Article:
Jute facts for Probus Club

Montrose and District Probus Club enjoyed a fascinating and entertaining talk about the jute industry at their last meeting on March 6.

The guest speaker was Sandra Thomson, assisted by David Wilkie who amazed members with the uses jute can have. Most people think of it as a rather rough and humble material suitable only for sacking purposes, but it has many other uses and has a long history.

Jute is first mentioned around 700 BC and its leaves were prized for their medicinal properties. It has been called ‘The Golden Fibre’ and is the next most common fabric used worldwide after cotton. It is grown mainly in the area around the deltas of the Ganges and Brahmaputra in Eastern India and Bangladesh. The plants reach a height of 12 –15 feet, and after the outer bark is stripped, the fibres are spun in mills and woven in factories to produce many diverse products.

For many decades, Dundee was the world’s ‘Jute Metropolis’. Flax had once been spun there, the city had a history of engineering and mechanical expertise and because the city was also the biggest whaling port in Britain, a ready supply of whale oil needed to lubricate the fibres, was readily accessible.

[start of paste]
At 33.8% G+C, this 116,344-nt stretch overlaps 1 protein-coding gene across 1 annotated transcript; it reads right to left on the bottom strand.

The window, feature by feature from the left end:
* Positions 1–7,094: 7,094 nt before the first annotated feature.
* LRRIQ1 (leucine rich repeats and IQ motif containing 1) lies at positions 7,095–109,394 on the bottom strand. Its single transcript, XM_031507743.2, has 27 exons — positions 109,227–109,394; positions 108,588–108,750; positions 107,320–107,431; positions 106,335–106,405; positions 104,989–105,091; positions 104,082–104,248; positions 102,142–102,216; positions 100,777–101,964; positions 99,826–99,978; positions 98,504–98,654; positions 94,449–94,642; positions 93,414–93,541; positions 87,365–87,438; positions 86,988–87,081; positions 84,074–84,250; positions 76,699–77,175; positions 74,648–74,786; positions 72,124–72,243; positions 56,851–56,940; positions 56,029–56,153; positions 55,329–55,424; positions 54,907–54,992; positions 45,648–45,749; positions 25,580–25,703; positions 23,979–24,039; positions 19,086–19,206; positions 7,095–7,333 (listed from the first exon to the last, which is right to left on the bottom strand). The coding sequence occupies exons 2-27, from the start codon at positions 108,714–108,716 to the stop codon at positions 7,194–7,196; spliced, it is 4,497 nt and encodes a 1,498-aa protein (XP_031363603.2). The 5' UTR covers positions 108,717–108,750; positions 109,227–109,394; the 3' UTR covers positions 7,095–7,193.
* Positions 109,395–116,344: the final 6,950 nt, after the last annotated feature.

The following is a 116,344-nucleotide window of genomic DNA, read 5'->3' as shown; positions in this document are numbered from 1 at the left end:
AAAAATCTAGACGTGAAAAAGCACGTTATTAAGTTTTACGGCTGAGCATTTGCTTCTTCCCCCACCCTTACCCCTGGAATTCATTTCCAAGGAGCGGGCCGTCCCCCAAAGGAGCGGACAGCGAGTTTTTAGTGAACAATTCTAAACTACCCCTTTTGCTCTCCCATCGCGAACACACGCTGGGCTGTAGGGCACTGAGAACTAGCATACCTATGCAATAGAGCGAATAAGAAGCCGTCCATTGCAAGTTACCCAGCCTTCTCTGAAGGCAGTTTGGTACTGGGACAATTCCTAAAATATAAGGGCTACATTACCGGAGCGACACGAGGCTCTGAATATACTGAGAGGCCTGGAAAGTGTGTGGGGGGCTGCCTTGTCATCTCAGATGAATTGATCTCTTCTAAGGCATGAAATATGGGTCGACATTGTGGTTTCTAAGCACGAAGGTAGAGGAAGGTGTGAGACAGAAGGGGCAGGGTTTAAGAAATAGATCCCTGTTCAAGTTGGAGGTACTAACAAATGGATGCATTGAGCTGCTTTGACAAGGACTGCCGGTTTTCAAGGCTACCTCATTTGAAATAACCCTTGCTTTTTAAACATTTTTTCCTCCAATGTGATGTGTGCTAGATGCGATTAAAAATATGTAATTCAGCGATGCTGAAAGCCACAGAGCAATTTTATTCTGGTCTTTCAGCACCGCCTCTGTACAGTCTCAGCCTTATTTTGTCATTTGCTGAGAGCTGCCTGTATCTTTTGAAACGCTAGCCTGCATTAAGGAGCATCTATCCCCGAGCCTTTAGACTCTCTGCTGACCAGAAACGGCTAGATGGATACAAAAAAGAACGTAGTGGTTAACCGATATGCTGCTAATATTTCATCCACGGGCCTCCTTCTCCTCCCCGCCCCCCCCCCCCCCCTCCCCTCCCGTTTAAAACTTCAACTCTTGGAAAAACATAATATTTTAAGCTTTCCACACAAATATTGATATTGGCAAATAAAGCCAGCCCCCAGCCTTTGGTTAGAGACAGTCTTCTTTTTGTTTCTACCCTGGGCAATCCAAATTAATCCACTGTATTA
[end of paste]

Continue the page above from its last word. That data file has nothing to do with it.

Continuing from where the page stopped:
After a crippling jute strike in India, many Scottish factories switched to polypropylene, and no jute was manufactured here after 1999.

There are 650 uses for Jute and Sandra has been adept in her role as an entrepreneur, and has persevered in adapting this product in the most amazing ways. It can now be used to make carrier bags for supermarket shopping; bird houses, biodegradable flower pots, hats, shrouds, nappies, incontinence pads and even coffins can all be made from jute. It can even be used to make soup. And perhaps equally surprising the mountains which appear in the Harry Potter films are made from nothing less than jute.